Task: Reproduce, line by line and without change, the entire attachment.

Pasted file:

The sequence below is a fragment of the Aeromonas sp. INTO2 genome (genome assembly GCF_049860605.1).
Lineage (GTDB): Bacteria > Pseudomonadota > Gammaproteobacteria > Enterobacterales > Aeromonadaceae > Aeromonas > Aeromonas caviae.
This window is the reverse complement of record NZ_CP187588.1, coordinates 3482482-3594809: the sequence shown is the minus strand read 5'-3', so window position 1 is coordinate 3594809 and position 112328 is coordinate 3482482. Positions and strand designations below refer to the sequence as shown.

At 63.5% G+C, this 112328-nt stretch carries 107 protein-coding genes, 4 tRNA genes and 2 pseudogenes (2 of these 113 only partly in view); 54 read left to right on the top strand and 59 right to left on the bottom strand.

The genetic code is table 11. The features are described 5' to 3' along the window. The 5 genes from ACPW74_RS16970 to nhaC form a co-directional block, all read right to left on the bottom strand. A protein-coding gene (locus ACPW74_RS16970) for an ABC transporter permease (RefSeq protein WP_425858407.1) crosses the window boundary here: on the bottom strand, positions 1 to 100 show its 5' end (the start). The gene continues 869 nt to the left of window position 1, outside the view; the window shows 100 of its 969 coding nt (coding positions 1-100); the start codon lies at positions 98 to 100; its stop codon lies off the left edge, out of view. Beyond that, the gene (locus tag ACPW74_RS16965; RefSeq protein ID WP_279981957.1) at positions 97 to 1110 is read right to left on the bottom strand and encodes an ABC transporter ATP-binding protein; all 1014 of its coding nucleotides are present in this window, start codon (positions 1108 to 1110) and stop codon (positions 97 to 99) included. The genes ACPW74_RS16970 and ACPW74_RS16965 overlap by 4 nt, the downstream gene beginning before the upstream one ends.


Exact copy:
The sequence below is a fragment of the Aeromonas sp. INTO2 genome (genome assembly GCF_049860605.1).
Lineage (GTDB): Bacteria > Pseudomonadota > Gammaproteobacteria > Enterobacterales > Aeromonadaceae > Aeromonas > Aeromonas caviae.
This window is the reverse complement of record NZ_CP187588.1, coordinates 3482482-3594809: the sequence shown is the minus strand read 5'-3', so window position 1 is coordinate 3594809 and position 112328 is coordinate 3482482. Positions and strand designations below refer to the sequence as shown.

At 63.5% G+C, this 112328-nt stretch carries 107 protein-coding genes, 4 tRNA genes and 2 pseudogenes (2 of these 113 only partly in view); 54 read left to right on the top strand and 59 right to left on the bottom strand.

The genetic code is table 11. The features are described 5' to 3' along the window. The 5 genes from ACPW74_RS16970 to nhaC form a co-directional block, all read right to left on the bottom strand. A protein-coding gene (locus ACPW74_RS16970) for an ABC transporter permease (RefSeq protein WP_425858407.1) crosses the window boundary here: on the bottom strand, positions 1 to 100 show its 5' end (the start). The gene continues 869 nt to the left of window position 1, outside the view; the window shows 100 of its 969 coding nt (coding positions 1-100); the start codon lies at positions 98 to 100; its stop codon lies off the left edge, out of view. Beyond that, the gene (locus tag ACPW74_RS16965; RefSeq protein ID WP_279981957.1) at positions 97 to 1110 is read right to left on the bottom strand and encodes an ABC transporter ATP-binding protein; all 1014 of its coding nucleotides are present in this window, start codon (positions 1108 to 1110) and stop codon (positions 97 to 99) included. The genes ACPW74_RS16970 and ACPW74_RS16965 overlap by 4 nt, the downstream gene beginning before the upstream one ends.